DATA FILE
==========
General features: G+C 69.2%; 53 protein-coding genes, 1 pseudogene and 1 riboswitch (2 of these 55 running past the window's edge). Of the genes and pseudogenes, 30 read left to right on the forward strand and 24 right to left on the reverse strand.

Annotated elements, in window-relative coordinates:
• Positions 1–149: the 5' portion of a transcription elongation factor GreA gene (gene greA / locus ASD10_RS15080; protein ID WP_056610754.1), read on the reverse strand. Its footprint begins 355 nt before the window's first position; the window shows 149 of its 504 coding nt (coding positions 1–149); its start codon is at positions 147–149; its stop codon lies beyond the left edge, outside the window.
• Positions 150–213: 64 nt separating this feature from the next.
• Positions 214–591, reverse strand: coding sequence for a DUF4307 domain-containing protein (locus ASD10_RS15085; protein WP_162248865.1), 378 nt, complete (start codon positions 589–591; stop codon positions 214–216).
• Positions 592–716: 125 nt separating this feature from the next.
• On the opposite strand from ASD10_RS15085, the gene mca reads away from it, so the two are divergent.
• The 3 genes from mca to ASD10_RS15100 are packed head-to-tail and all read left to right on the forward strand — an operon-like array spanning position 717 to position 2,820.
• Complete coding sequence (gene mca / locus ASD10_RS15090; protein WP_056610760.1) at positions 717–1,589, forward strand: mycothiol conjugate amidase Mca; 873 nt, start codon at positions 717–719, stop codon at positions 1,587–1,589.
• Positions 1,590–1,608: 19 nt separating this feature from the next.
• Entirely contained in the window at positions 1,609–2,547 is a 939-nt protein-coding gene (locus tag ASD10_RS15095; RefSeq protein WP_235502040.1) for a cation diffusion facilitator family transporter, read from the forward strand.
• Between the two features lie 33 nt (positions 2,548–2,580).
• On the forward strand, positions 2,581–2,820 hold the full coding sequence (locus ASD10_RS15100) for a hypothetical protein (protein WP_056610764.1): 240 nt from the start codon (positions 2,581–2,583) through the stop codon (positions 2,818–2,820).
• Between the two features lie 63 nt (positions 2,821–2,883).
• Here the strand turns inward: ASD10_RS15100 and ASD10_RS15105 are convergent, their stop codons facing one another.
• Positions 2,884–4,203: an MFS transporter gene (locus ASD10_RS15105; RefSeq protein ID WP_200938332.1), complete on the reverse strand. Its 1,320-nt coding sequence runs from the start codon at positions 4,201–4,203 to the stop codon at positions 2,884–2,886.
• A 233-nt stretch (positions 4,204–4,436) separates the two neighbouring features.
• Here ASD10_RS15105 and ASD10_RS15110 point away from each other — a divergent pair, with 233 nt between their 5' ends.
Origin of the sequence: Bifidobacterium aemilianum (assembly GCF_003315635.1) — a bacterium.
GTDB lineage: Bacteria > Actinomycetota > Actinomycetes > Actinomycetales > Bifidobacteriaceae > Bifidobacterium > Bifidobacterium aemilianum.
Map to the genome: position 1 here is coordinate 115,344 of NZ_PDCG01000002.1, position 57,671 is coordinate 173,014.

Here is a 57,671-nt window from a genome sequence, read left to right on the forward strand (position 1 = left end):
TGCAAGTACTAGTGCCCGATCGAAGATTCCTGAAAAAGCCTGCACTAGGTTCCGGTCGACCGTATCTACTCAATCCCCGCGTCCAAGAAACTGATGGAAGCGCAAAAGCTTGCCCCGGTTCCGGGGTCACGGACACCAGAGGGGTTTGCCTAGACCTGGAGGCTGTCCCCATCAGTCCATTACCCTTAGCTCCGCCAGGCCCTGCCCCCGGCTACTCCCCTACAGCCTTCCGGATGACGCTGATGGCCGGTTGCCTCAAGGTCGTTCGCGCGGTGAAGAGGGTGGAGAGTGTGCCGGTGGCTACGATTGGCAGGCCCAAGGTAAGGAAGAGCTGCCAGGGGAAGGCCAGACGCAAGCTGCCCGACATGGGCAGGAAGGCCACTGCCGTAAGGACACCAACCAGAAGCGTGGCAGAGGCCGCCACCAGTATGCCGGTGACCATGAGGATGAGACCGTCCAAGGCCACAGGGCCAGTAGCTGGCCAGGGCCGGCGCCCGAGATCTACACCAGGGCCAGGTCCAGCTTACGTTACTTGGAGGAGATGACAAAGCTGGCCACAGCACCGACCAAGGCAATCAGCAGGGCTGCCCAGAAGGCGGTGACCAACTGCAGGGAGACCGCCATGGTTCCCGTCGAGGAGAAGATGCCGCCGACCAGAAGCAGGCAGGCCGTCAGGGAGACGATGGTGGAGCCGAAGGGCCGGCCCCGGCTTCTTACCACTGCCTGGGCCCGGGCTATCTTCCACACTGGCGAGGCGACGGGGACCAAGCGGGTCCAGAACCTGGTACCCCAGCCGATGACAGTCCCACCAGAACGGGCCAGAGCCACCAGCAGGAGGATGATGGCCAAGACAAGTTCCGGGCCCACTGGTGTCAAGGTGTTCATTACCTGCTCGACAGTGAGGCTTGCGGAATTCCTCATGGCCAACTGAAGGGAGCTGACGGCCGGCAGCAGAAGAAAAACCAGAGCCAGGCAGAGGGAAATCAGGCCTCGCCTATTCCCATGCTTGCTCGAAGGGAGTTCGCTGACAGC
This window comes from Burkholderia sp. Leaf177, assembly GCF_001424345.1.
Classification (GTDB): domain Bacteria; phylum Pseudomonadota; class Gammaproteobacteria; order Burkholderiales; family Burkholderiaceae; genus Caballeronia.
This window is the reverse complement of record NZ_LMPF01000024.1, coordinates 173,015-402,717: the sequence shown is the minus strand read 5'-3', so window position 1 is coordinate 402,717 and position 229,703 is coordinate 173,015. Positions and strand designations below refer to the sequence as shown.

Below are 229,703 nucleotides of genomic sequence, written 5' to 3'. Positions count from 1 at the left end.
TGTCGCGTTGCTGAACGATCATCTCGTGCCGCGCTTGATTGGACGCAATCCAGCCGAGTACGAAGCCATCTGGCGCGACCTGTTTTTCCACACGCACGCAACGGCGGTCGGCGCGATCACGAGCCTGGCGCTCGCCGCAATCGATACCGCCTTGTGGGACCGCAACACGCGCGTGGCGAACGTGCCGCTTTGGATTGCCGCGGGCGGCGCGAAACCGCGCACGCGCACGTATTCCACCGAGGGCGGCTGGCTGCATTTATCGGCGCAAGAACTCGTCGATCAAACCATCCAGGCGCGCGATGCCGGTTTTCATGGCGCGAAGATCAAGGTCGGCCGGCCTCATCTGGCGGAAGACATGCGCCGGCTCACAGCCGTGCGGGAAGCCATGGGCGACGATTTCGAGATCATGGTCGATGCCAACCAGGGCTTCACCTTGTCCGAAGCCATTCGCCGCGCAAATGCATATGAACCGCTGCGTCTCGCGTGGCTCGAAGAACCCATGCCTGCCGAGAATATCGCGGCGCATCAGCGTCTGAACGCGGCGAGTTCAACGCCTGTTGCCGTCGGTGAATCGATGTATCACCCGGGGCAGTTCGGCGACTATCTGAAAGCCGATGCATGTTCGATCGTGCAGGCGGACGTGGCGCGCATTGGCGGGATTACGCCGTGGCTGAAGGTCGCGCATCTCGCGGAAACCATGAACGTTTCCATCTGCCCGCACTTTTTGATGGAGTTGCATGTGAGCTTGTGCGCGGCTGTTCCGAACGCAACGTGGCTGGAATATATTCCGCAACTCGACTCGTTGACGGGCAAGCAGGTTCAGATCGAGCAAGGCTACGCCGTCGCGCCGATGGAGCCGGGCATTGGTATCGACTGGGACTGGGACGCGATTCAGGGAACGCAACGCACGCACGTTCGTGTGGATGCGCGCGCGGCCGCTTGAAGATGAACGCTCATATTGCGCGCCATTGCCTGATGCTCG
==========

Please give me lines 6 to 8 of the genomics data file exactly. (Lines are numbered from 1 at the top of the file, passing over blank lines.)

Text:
• Positions 592–716: 125 nt separating this feature from the next.
• On the opposite strand from ASD10_RS15085, the gene mca reads away from it, so the two are divergent.
• The 3 genes from mca to ASD10_RS15100 are packed head-to-tail and all read left to right on the forward strand — an operon-like array spanning position 717 to position 2,820.